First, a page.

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Papers of the Week

  • 1) J Neurosci. 2015 Apr 8;35(14):5837-50. doi: 10.1523/JNEUROSCI.5182-14.2015.

    Idiosyncratic brain activation patterns are associated with poor social comprehension in autism.

    Byrge L(1), Dubois J(2), Tyszka JM(3), Adolphs R(3), Kennedy DP(4).
    
    Author information: 
    (1)Department of Psychological and Brain Sciences, Indiana University,
    Bloomington, Indiana 47405, and lbyrge@indiana.edu jcrdubois@gmail.com.
    (2)Division of Humanities and Social Sciences, California Institute of
    Technology, Pasadena, California 91125 lbyrge@indiana.edu jcrdubois@gmail.com.
    (3)Division of Humanities and Social Sciences, California Institute of
    Technology, Pasadena, California 91125. (4)Department of Psychological and Brain 
    Sciences, Indiana University, Bloomington, Indiana 47405, and.
    
    Autism spectrum disorder (ASD) features profound social deficits but neuroimaging
    studies have failed to find any consistent neural signature. Here we connect
    these two facts by showing that idiosyncratic patterns of brain activation are
    associated with social comprehension deficits. Human participants with ASD (N =
    17) and controls (N = 20) freely watched a television situation comedy (sitcom)
    depicting seminaturalistic social interactions ("The Office", NBC Universal) in
    the scanner. Intersubject correlations in the pattern of evoked brain activation 
    were reduced in the ASD group-but this effect was driven entirely by five ASD
    subjects whose idiosyncratic responses were also internally unreliable. The
    idiosyncrasy of these five ASD subjects was not explained by detailed
    neuropsychological profile, eye movements, or data quality; however, they were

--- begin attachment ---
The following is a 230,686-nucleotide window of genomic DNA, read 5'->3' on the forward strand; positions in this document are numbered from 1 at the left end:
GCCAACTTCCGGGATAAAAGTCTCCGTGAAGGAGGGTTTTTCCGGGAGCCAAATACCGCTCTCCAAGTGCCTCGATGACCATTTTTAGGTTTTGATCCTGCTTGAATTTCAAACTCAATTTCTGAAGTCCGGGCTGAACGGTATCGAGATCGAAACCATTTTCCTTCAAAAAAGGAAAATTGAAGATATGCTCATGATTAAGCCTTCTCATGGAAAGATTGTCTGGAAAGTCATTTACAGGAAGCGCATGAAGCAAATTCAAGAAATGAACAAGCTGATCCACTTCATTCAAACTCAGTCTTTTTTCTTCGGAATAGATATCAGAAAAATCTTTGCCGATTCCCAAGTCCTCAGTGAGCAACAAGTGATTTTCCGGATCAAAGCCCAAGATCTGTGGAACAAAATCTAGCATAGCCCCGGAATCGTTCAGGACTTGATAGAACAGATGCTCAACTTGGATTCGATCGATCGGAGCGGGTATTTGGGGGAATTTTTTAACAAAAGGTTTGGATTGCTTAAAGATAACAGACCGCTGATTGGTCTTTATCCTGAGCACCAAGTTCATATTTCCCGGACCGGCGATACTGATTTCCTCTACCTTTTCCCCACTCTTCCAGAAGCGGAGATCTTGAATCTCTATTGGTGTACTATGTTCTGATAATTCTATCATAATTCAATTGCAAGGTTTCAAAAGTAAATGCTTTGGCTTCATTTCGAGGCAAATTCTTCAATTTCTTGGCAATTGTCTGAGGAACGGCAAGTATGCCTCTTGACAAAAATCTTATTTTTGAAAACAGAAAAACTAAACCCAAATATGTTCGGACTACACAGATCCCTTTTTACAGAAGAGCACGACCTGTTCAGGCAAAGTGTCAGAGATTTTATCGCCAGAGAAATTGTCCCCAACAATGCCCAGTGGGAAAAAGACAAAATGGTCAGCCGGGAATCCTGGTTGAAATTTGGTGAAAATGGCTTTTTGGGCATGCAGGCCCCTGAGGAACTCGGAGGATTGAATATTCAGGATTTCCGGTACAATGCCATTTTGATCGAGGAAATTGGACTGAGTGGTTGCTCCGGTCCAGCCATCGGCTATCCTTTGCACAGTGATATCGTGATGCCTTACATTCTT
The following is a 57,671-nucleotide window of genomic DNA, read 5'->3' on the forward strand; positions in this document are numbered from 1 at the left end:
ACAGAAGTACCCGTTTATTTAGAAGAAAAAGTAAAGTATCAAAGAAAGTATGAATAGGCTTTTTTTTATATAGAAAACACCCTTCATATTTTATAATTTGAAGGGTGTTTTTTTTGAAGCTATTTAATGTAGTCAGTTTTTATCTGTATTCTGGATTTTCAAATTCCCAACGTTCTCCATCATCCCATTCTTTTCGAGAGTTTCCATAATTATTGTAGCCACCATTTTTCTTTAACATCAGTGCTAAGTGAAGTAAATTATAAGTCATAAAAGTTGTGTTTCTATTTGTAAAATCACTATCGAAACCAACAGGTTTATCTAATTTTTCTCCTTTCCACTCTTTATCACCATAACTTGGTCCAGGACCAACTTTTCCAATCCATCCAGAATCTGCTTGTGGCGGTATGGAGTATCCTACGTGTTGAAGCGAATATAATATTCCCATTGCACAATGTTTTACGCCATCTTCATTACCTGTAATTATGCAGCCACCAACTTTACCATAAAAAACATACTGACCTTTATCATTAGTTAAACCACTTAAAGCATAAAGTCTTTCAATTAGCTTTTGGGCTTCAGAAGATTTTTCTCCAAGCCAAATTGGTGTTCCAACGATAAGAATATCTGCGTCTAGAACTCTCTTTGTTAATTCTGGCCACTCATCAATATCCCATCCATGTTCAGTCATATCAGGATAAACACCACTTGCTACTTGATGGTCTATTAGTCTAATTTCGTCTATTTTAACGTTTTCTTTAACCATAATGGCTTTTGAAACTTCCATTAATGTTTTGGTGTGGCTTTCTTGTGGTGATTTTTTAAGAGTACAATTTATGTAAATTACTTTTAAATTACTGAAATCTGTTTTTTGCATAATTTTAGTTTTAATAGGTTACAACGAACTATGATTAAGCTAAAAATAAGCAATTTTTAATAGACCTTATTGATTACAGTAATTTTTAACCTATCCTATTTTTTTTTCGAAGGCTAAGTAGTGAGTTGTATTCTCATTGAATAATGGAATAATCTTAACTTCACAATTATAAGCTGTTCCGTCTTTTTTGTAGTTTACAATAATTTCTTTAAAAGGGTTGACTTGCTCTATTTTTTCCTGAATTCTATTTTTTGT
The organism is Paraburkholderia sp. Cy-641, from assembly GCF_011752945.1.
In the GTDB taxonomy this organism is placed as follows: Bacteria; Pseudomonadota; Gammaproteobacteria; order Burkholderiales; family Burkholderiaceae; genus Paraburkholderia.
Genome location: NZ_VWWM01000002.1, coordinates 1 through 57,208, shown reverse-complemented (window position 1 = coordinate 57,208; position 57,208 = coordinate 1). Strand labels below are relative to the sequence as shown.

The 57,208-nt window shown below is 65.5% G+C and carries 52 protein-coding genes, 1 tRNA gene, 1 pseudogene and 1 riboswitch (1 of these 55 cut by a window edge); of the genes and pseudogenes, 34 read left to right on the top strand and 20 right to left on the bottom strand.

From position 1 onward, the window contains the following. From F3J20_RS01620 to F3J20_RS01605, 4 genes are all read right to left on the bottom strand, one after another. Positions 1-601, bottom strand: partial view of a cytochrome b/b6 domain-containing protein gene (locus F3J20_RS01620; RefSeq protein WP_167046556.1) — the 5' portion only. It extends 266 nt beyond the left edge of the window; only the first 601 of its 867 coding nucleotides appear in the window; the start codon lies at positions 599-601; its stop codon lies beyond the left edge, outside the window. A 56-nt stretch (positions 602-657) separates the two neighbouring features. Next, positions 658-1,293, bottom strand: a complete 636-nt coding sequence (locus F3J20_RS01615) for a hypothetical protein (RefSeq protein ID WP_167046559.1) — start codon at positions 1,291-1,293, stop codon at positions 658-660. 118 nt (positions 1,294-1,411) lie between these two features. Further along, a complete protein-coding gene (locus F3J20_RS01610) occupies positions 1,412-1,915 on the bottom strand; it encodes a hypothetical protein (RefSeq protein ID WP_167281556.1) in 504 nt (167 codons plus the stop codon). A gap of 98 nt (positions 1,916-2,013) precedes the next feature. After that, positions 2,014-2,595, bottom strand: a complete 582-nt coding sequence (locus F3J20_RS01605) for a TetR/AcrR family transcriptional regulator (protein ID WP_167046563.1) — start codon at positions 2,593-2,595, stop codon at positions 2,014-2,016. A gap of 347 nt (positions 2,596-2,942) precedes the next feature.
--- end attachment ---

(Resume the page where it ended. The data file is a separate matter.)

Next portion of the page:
specifically impaired in understanding the social motivations of characters in
    the sitcom. Brain activation patterns in the remaining ASD subjects were
    indistinguishable from those of control subjects using multiple multivariate
    approaches. Our findings link neurofunctional abnormalities evoked by
    seminaturalistic stimuli with a specific impairment in social comprehension, and 
    highlight the need to conceive of ASD as a heterogeneous classification.
    
    Copyright © 2015 the authors 0270-6474/15/355837-14$15.00/0.
    
    PMID: 25855192  [PubMed - in process]
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  • 2) Front Hum Neurosci. 2015 Mar 26;9:159. doi: 10.3389/fnhum.2015.00159. eCollection 2015.

    The first 1000 days of the autistic brain: a systematic review of diffusion imaging studies.

    Conti E(1), Calderoni S(2), Marchi V(1), Muratori F(1), Cioni G(1), Guzzetta
    A(1).
    
    Author information: 
    (1)Department of Developmental Neuroscience, Stella Maris Scientific Institute,
    IRCCS Stella Maris Foundation Pisa, Italy ; Department of Clinical and
    Experimental Medicine, University of Pisa Pisa, Italy. (2)Department of
    Developmental Neuroscience, Stella Maris Scientific Institute, IRCCS Stella Maris
    Foundation Pisa, Italy.
    
    There is overwhelming evidence that autism spectrum disorder (ASD) is related to